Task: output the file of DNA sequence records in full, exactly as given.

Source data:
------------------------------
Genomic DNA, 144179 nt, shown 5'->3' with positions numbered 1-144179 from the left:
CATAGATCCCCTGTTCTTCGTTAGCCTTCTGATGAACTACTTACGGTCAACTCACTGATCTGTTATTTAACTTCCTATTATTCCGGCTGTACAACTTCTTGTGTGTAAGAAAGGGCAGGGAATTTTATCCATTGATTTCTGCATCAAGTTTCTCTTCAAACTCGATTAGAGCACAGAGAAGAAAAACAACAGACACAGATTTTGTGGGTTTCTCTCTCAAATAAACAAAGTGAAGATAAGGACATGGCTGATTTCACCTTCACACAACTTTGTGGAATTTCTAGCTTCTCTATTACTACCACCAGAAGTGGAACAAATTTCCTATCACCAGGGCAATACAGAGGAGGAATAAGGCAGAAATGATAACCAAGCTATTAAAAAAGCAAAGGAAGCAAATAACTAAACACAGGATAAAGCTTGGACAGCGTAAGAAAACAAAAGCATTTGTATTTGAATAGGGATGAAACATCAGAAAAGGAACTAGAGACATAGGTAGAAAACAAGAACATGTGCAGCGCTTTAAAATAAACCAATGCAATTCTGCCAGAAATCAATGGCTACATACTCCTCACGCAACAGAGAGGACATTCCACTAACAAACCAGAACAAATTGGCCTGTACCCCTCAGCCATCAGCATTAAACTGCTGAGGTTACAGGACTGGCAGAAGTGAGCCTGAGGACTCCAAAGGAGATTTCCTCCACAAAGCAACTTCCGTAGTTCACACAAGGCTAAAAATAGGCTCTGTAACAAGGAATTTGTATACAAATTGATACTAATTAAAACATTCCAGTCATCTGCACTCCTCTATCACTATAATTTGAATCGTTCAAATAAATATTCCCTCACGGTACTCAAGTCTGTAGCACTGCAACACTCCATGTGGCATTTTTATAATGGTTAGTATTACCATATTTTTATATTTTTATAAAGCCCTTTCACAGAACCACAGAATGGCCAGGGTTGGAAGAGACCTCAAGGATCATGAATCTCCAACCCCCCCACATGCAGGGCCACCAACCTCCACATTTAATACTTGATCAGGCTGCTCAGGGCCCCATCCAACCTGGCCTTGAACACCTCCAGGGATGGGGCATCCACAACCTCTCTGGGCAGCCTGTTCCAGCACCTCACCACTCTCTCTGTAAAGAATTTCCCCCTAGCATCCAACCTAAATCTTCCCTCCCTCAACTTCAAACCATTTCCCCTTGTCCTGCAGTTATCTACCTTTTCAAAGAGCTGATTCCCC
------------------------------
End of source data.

Genomic DNA, 144179 nt, shown 5'->3' with positions numbered 1-144179 from the left:
CATAGATCCCCTGTTCTTCGTTAGCCTTCTGATGAACTACTTACGGTCAACTCACTGATCTGTTATTTAACTTCCTATTATTCCGGCTGTACAACTTCTTGTGTGTAAGAAAGGGCAGGGAATTTTATCCATTGATTTCTGCATCAAGTTTCTCTTCAAACTCGATTAGAGCACAGAGAAGAAAAACAACAGACACAGATTTTGTGGGTTTCTCTCTCAAATAAACAAAGTGAAGATAAGGACATGGCTGATTTCACCTTCACACAACTTTGTGGAATTTCTAGCTTCTCTATTACTACCACCAGAAGTGGAACAAATTTCCTATCACCAGGGCAATACAGAGGAGGAATAAGGCAGAAATGATAACCAAGCTATTAAAAAAGCAAAGGAAGCAAATAACTAAACACAGGATAAAGCTTGGACAGCGTAAGAAAACAAAAGCATTTGTATTTGAATAGGGATGAAACATCAGAAAAGGAACTAGAGACATAGGTAGAAAACAAGAACATGTGCAGCGCTTTAAAATAAACCAATGCAATTCTGCCAGAAATCAATGGCTACATACTCCTCACGCAACAGAGAGGACATTCCACTAACAAACCAGAACAAATTGGCCTGTACCCCTCAGCCATCAGCATTAAACTGCTGAGGTTACAGGACTGGCAGAAGTGAGCCTGAGGACTCCAAAGGAGATTTCCTCCACAAAGCAACTTCCGTAGTTCACACAAGGCTAAAAATAGGCTCTGTAACAAGGAATTTGTATACAAATTGATACTAATTAAAACATTCCAGTCATCTGCACTCCTCTATCACTATAATTTGAATCGTTCAAATAAATATTCCCTCACGGTACTCAAGTCTGTAGCACTGCAACACTCCATGTGGCATTTTTATAATGGTTAGTATTACCATATTTTTATATTTTTATAAAGCCCTTTCACAGAACCACAGAATGGCCAGGGTTGGAAGAGACCTCAAGGATCATGAATCTCCAACCCCCCCACATGCAGGGCCACCAACCTCCACATTTAATACTTGATCAGGCTGCTCAGGGCCCCATCCAACCTGGCCTTGAACACCTCCAGGGATGGGGCATCCACAACCTCTCTGGGCAGCCTGTTCCAGCACCTCACCACTCTCTCTGTAAAGAATTTCCCCCTAGCATCCAACCTAAATCTTCCCTCCCTCAACTTCAAACCATTTCCCCTTGTCCTGCAGTTATCTACCTTTTCAAAGAGCTGATTCCCC